A high-level delegation led by Amir Khan Muttaqi, the acting foreign minister of Afghanistan’s interim Taliban government, visited Turkey Thursday to hold talks with senior Turkish officials.
The delegation boarded a plane from the Qatari capital Doha. In a meeting with Western diplomats in Doha on Tuesday, Muttaqi had said that weakening the Afghan government would not benefit anyone as it would have negative economic and migration repercussions for the world.
The Taliban's Foreign Ministry spokesperson Abdul Qahar Balkhi noted that the delegation was invited by Turkey's Foreign Minister Mevlüt Çavuşoğlu.
"The delegation will hold talks with senior Turkish officials on issues of mutual interest," Balkhi said on Twitter.
This marks the first high-level contact between Turkey and the new administration in Afghanistan after the Taliban took power on Aug. 15.
Balkhi said the two sides will discuss how to improve bilateral relations, trade, humanitarian aid, migration and air transport issues.
Speaking to reporters after the meeting, Çavuşoğlu said that recognizing the Taliban and engaging with it are two different things. He added that Turkey reiterated the need for an inclusive government and voiced its expectations regarding the security of Kabul airport.
"They asked us for humanitarian aid and the continuation of investments there," Çavuşoğlu also said and added that the Turkish side once again shared its advice on girls' education and women's employment in business life.
"The Taliban leadership said they would give their best support if they (Afghan migrants) wanted to return to their country," he also said.
Meanwhile, Dr. Murat Arslan from Istanbul Sebahattin Zaim University (İZÜ), told Turkish broadcaster NTV that Muttaqi’s visit could be seen as one of the Taliban’s efforts to receive recognition, but Turkish officials have highlighted the necessity of an inclusive government.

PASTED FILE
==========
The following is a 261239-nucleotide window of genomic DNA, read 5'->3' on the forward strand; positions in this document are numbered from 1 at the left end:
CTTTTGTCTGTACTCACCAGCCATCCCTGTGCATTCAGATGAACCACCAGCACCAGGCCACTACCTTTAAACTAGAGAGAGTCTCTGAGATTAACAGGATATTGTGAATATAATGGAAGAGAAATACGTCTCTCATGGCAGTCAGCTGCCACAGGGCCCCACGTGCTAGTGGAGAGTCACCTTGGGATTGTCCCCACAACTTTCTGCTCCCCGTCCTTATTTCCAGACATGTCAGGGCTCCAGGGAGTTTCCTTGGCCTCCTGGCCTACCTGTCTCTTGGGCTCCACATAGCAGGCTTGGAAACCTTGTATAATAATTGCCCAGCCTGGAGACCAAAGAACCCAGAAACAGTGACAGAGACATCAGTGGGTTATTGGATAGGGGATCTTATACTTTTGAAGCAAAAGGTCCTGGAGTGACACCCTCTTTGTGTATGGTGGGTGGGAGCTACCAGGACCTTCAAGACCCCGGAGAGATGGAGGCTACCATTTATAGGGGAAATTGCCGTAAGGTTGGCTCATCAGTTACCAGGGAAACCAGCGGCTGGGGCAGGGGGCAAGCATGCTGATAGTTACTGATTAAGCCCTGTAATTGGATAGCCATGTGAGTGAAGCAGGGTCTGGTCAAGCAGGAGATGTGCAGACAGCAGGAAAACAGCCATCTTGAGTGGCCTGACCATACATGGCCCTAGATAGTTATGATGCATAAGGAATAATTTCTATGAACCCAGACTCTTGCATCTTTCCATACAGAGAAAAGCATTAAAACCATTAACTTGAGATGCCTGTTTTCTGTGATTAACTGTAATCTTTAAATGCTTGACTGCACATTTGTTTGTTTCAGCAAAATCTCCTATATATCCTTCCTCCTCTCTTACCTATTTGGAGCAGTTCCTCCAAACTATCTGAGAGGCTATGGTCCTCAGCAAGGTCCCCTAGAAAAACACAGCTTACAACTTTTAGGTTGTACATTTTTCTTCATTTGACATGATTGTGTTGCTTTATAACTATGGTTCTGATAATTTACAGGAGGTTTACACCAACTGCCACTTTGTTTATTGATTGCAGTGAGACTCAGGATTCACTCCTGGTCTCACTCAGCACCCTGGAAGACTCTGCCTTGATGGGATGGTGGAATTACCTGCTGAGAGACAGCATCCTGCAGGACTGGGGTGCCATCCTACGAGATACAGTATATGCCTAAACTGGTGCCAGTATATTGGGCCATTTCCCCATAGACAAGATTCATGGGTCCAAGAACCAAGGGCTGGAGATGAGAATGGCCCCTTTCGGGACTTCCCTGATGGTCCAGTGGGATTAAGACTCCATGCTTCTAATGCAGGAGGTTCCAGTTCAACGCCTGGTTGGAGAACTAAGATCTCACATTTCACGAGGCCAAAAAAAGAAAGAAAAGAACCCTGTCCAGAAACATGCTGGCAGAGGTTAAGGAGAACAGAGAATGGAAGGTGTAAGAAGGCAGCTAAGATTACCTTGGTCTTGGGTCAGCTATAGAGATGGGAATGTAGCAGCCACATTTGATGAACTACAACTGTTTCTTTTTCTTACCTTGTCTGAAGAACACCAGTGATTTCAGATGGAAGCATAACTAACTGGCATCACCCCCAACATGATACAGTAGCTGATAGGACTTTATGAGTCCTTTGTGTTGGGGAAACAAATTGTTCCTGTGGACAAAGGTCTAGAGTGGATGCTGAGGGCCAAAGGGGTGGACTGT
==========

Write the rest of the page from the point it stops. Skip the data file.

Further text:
President Recep Tayyip Erdoğan recently highlighted the importance of an inclusive government in Afghanistan, as he said it was crucial in reaching a deal regarding the operation of the Kabul Hamid Karzai International Airport.
Turkey has been working with Qatar to re-open the airport in the Afghan capital of Kabul to international travel. However, repairs are needed before commercial flights can resume.
There are currently two airline carriers, Islamabad-based Pakistan International Airlines (PIA) and Afghanistan's privately-owned Kam Air, which operates chartered flights but at high costs to account for the insurance. The Taliban threatened to ban the airlines on Thursday unless they reduce costs, Taliban spokesperson Zabihullah Mujahid tweeted. The cost of a one-way PIA ticket from Kabul to Islamabad costs around $2,500, up from $300 before the Taliban seized power in August.
Erdoğan also said at a virtual meeting between the Group of 20 most powerful economies that the international community should keep the channels of dialogue with the Taliban open, to “patiently and gradually steer” them toward establishing a more inclusive government.
He said Turkey, which already hosts more than 3.6 million Syrians, cannot bear an influx of migrants from Afghanistan, warning that European nations would also be affected by a new wave of migrants.
The Taliban say they want international recognition. They warn that weakening their government will affect security and spark an even bigger exodus of migration from the country.
Also, Çavuşoğlu recently said that humanitarian aid would be sent to Afghanistan by land via Pakistan, as it is faster and less costly.
When asked whether there was contact with the interim Taliban government in Afghanistan, Çavuşoğlu said: "There is a meeting at the ambassador level. We have not been there yet, they have not come. They need humanitarian aid, food, medicine and winter is coming. We are talking about these needs."
Taliban officials previously noted that they want Turkey to provide aid and support to the Afghan people and called on Turkey to be the first country to formally recognize the new administration in Afghanistan.
NATO member Turkey maintained its embassy in Afghanistan after Western countries withdrew following the Taliban takeover, and has urged those countries to step up engagement. At the same time, it said it will only work fully with the Taliban if they form a more inclusive administration.
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